Bondholders Fret as Sears Burns Cash

The company buys back stock while its credit rating falls

Bondholders and ratings agencies are taking an increasingly dim view of Eddie Lampert’s Sears Holdings, owner of the Sears and Kmart chains. Even though it lost $170 million in the first quarter, the company last month said it would spend as much as $500 million to buy back shares. On June 21, Fitch Ratings cut Sears’s rating to B, five levels below investment grade, citing a “precipitous decline” in earnings.

TD Asset Management’s Greg Kocik says the company’s priorities are wrong. “It’s not the right time to buy stock,” says Kocik, lead manager of the TD High Yield Bond Fund, which owns Sears debt. “They just need to hunker down and refocus on better execution.” Sears sold $1.25 billion of secured bonds yielding 6.625 percent in September, in part to fund stock repurchases. The price of those bonds, due in October 2018, fell to 90.3¢ on the dollar on June 16 from 92.5¢ at the end of May as investors fretted about declining earnings. Sears has about $3.5 billion of debt, according to Monica Aggarwal, an analyst who grades the company at Fitch.

Lampert, the billionaire manager of hedge fund ESL Investments and Sears’s chairman, has a history of favoring shareholders by buying stock instead of cutting debt, Kocik says. “Our behavior and focus has served our shareholders well over the past eight years,” Lampert said in a letter to investors on Feb. 24. Kimberly Freely, a Sears spokeswoman, declined to comment.

Sears’s stockpile of cash and cash equivalents fell to $952 million as of Apr. 30, down from $1.74 billion a year earlier. The retailer may generate “well under” $1 billion of earnings before interest, taxes, depreciation, and amortization this year, down from $1.3 billion last year, according to Aggarwal. That’s less than the $1.5 billion Sears needs to cover expenses, says Aggarwal: “We think that free cash flow will be negative this year.”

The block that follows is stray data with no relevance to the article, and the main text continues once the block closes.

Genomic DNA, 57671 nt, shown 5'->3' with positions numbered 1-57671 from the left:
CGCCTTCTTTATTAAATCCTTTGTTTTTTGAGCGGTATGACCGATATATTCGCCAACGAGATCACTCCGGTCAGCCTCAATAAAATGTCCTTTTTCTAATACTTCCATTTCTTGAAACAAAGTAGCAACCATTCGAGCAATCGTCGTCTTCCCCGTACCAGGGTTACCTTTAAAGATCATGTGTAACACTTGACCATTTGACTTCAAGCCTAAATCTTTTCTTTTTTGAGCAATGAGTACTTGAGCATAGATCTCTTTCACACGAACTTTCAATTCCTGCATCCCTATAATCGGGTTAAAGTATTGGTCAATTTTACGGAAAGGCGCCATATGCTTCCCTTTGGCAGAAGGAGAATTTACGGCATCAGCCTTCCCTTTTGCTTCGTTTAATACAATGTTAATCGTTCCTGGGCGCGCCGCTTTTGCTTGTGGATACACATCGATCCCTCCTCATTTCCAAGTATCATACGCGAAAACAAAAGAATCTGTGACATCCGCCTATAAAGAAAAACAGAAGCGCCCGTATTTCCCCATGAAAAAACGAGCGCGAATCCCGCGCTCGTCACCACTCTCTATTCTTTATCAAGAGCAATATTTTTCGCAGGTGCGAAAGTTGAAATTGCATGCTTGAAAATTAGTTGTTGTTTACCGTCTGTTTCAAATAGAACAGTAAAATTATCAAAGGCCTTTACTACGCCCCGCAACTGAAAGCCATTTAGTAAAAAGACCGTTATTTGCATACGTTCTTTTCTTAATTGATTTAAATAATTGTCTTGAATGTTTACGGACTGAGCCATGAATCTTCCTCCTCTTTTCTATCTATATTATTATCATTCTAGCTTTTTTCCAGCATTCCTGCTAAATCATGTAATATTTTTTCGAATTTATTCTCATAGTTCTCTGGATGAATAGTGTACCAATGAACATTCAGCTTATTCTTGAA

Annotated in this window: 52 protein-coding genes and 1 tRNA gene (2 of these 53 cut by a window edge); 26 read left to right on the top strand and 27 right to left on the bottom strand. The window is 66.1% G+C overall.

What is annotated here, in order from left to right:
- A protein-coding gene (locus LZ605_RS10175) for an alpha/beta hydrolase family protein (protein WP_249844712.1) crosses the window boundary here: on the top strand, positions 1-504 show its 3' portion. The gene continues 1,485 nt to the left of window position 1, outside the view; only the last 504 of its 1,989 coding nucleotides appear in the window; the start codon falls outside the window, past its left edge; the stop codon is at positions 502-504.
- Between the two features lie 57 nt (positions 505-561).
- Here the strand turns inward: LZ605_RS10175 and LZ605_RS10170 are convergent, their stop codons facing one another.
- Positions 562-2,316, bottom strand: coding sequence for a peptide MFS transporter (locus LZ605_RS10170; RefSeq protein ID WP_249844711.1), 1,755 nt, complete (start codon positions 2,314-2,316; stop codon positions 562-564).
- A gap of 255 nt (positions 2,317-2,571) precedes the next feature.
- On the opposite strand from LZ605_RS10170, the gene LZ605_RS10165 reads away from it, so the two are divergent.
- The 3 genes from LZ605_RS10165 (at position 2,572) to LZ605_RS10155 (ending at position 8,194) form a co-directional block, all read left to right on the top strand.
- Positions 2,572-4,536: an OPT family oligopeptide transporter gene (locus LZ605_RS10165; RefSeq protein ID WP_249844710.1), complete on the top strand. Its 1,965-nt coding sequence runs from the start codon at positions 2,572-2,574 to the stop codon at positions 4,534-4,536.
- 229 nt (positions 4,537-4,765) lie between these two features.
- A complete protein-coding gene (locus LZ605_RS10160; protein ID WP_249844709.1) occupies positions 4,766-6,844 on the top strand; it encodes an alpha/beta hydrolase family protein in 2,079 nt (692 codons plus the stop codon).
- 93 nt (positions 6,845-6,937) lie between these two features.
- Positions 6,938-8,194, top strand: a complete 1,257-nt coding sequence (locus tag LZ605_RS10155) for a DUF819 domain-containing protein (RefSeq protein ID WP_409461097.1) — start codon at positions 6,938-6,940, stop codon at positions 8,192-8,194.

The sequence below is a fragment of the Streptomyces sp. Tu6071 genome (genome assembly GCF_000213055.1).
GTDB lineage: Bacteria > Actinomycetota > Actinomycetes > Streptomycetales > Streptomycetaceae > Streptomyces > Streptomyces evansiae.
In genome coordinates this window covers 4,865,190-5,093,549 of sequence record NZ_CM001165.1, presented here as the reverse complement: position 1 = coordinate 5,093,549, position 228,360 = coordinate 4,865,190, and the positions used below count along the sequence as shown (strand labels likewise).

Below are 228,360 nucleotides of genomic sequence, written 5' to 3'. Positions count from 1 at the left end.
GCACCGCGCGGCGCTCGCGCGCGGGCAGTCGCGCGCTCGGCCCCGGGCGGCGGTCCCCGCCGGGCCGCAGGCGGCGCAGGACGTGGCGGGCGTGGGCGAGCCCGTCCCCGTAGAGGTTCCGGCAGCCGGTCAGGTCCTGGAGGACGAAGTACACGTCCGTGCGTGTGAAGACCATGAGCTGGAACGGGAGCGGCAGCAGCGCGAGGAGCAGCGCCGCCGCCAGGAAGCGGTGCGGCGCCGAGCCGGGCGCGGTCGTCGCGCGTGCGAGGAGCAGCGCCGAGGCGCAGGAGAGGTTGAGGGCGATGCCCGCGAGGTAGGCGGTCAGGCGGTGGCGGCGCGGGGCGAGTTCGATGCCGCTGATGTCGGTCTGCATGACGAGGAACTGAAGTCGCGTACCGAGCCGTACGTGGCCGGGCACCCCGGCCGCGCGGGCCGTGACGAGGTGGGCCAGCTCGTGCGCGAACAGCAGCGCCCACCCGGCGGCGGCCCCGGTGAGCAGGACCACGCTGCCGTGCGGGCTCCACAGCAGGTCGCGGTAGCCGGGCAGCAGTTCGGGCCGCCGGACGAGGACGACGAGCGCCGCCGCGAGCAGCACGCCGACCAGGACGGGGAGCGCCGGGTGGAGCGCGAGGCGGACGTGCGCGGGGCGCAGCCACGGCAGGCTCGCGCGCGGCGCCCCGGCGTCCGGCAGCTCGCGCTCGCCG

In February, Lampert installed Lou D’Ambrosio, who spent 16 years at IBM, as chief executive officer. D’Ambrosio is Sears’s fourth CEO since 2005, when Lampert’s Kmart Holding bought the company for about $12 billion and took the Sears name. In May, Sears appointed William Phelan as acting chief financial officer. He’s the fifth person to hold that position since the acquisition. Lampert has made several efforts to revamp Sears stores, to little effect. Now he is counting on an online expansion to reverse declining sales, as Sears loses customers to discounters such as Wal-Mart and Target as well as specialty stores that sell only clothing or appliances. The company’s revenue has fallen every year since 2007. Sales at Sears stores in the U.S. open at least a year fell 5.2 percent in the first quarter and 1.6 percent at the Kmart chain, which generates about a third of the company’s revenue. Same-store sales at J.C. Penney rose 3.8 percent in its most recent quarter.

Sears laid off 700 appliance salespeople at Kmart on June 13. The retailer spent $441 million on property, buildings, and equipment last year, about 1 percent of revenue. That’s less than the 3 percent average for similar retailers, according to Aggarwal. “There’s only so much you can cut costs,” she says. “They’ve already underinvested in the business for years.”


    The bottom line: Bondholders would like to see Sears retire debt and improve operations rather than buy back $500 million in stock.

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